Sunday, September 25, 2011

brocolli from aquaponics system

Apart from lots of Kale at present we have several brocolli  heads ready in some grow beds
This one is for  married daughter and her family :

Diameter is  22cm

Monday, September 19, 2011

Mt Petrie wildflowers

This time of year there are lots of different wild flowers to be seen during my walk/exercise in the Mt Petrie Koala Reserve.  This patch of bush is quite varied in the native plant species - most of which I cannot identify.  Here's one that I am reasonably confident with although the photo does not do the plant justice:

ID:  Platylobium formosum   or  flat pea

There are lots of other flowers at present and a walk through this patch of bush  is a delight.
Although I have explored this patch of bush for many years I found this old car wreck a week or so ago:

I'm not sure what variety of car/4wd it was.  

Plenty of flowers out in our yard as well:

This is Bauhina alba.  The Bauhina purpurea is also in bloom

Friday, September 16, 2011

Humpy recreation

Another garden item that I constructed recently is a "humpy".   This word is used to describe the Aboriginal dwellings in the bush and does have some negative connations. This is not my intention. I have a lot of respect for the Aboriginal people -  their land use, their art and culture and social structures.  A highlight for me a few months ago was to visit the Kimberley region to see the Bradshaw figures and Wandjina  rock art.
Construction was simply to use a sheet of concrete reinforcing steel bent into an arch to make the frame and then palm fronds, sticks, branches etc applied.

Thursday, September 15, 2011

Growing plants from cuttings and Native Raspberries

At the last Tamborine Sustainable Garden Club meeting there was a presentation on growing plants from cuttings. Here is what I learned:

1. Take the cutting from the section of the plant where the colour of the stem changes and it is flexible but not "floppy".  Cut more than is required and trim later to about 100-150mm lengths.
2. Collect early in the morning and put straight into a plastic bag.
3. Cuttings will keep for a few days if stored in the fridge.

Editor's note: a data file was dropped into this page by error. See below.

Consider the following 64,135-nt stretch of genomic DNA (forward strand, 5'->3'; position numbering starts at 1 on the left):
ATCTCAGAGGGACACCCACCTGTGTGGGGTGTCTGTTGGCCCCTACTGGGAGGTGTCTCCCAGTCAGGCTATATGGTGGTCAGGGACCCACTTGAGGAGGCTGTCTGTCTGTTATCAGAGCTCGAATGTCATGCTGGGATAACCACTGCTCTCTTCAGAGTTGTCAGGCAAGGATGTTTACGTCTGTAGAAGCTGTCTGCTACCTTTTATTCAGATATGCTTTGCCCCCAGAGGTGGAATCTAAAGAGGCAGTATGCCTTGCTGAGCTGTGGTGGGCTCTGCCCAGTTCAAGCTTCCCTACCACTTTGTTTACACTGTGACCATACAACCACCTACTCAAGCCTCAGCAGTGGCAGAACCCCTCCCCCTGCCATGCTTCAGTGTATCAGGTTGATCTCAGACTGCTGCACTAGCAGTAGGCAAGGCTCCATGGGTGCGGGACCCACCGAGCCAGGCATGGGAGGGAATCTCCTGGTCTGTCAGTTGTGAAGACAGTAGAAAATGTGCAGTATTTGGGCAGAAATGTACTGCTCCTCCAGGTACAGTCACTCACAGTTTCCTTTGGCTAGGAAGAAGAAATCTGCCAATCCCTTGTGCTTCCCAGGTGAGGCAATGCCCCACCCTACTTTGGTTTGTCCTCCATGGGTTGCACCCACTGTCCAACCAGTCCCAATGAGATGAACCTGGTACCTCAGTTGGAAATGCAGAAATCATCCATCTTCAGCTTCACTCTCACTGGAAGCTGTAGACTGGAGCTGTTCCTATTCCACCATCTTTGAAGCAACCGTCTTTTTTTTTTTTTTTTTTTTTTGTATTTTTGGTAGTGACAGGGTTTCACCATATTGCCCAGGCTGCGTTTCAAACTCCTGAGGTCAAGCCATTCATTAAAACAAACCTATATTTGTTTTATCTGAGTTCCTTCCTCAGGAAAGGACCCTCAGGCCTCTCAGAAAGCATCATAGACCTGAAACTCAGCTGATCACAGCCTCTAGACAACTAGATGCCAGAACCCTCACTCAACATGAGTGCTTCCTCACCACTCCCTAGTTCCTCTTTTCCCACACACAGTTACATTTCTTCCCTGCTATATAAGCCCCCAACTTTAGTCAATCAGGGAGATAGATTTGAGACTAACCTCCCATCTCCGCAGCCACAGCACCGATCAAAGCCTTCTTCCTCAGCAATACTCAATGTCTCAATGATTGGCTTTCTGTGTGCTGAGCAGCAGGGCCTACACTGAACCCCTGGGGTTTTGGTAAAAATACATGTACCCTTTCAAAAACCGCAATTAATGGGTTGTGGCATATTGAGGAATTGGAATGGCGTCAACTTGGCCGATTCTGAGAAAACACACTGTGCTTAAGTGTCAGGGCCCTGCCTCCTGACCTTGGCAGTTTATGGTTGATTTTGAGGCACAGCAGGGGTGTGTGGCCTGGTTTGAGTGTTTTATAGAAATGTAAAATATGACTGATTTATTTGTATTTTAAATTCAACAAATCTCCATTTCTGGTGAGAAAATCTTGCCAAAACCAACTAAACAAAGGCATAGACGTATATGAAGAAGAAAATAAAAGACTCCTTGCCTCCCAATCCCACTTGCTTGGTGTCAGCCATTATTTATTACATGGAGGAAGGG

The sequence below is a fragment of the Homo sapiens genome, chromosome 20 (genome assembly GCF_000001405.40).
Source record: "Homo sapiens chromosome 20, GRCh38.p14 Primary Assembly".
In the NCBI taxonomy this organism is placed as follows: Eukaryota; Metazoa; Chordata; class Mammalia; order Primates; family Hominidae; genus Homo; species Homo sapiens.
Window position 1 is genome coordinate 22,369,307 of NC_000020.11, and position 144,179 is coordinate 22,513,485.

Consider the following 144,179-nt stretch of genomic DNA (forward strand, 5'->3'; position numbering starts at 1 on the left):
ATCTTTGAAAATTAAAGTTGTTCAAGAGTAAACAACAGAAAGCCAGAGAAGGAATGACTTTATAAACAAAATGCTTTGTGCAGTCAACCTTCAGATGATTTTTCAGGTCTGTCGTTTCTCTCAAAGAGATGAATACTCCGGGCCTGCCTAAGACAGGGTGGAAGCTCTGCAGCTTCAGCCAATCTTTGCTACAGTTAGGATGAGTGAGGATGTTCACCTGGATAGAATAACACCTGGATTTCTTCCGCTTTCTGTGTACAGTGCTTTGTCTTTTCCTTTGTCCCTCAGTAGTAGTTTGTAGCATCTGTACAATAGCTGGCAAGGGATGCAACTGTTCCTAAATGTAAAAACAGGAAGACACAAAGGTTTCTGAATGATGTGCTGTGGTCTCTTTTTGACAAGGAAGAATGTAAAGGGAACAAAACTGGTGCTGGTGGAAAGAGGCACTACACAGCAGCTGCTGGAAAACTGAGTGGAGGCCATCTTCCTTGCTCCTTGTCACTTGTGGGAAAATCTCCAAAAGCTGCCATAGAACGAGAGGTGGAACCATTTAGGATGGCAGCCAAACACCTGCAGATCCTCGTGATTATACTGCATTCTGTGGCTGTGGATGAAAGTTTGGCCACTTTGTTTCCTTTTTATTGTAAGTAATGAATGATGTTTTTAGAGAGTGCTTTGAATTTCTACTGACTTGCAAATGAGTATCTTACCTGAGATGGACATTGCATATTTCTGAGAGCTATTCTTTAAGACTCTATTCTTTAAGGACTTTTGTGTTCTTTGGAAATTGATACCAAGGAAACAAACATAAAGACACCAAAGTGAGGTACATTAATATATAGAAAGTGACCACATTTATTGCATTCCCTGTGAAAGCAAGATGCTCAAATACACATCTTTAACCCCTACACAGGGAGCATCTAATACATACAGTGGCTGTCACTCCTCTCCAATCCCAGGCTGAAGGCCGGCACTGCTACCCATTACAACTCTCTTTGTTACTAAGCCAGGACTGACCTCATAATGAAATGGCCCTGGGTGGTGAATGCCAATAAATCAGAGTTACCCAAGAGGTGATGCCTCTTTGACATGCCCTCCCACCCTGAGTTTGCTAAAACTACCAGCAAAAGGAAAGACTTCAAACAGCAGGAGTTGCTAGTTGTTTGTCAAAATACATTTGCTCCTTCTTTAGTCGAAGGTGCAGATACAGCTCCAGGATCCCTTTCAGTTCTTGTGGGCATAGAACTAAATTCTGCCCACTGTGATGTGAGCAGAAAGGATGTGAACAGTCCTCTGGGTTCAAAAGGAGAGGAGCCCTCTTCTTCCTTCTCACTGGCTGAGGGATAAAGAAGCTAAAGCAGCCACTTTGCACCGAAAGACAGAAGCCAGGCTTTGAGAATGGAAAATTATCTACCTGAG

4. If wrapped in moist newspaper they can be sent by mail
5. Just below a node is the most active region for plant hormones. Don't bother with rooting compounds.
6. Mix for growing = 1/3 coarse sand, 1/3 moistened coco peat, 1/3 moistened perlite.  Use more peat in summer for extra moisture retention.
7. Container - large pot = community pot  for 10+ cuttings or use tubes.
8. Cut just below a node  and remove most leaves and reduce any large leaves.
9. Place tubes in a foam box with some ventilation  and cover with glass.
10. Mist spray leaves twice daily.
11. Cuttings take in average 6-8 weeks before rooting  - some natives a lot longer.

I have done  30 odd cuttings of natives from my yard especially of species I want more off such as Grevillias.  I have tried to grow cuttings of natives before with limited success so I hope to have a better strike rate this time.

Here's a photo of some of our native raspberries - Rubus rosifolius. Taste wise they are ok  and the plant is growing really well.

Monday, September 12, 2011

swimming pool decommissioning- update

Here's an update on one of my most popular blog posts from 24/7/2010 ( you can easily search for it by entering "decommissioning a swimming pool" in the search box  top left). The tarp that I used had two problems - the first was rain water collecting in various parts
and needing to be squeegeed off -  a bit of a fag but I didn't mind doing it. The second was that the tarp started to deteriorate in the sun and develop tears. 
So I replaced it with 70% shade cloth -  this was a lot easier to stretch tight as well  and should also  last quite well.  This amount of shade should be enough to prevent any algal growth. Note that I have left the water in the pool -  it needs to stay in to maintain weight in the pool to prevent any hydrostatic pressure cracking or lifting the pool out of the ground. This happened to one of my poly water tanks awhile ago so I am keen to avoid anything like that. Obviously water will tend to accumulate in the pool from direct rainfall so every now and then I check the skimmer box and  if the level is too high I pump some out onto the garden. Another way would be to set up an overflow pipe from the pipework behind the skimmer box but so far I haven't done that.  I keep checking the salt level as well and when it has dropped right down by dilution from rain I can start to use it for watering the garden  and nearby fruit trees

Overall I have been really happy with the way this has stopped us needing to maintain the pool and has reduced our use of electricity.  It was quite an economic way as well although you do need to be reasonably handy.

Sunday, September 11, 2011

Aquaponics : replacing diaphragms in aerator

Last year I lost some fish when an aerator failed.  I replaced the whole thing but since have learnt that it is possible to replace the part that fails in them called a diaphragm.
So yesterday I purchased the required parts and proceeded to pull an aerator to bits to have a go at replacing them. 
The aerator  I use in my systems is a brand called "Aqua One"- they have a 4 tube outlet and  I have generally been satisfied with them.  However  after 12 months of constant use the rubber diaphragms develop small tears and the amount of air pumped through the tubes into the water obviously declines or ceases
 The first step was removing 6 screws from the base  -this opened it up where the bits to be replaced became obvious.  Each arm was unclipped to access a small screw/nut holding the rubber diaphragm to it. There are four diaphragms to be replaced in the model I have.

After replacing each diaphragm reassembly was also straightforward.

After checking that it all works ok ,  I have written a date on the side so I remember when I replaced the diaphragms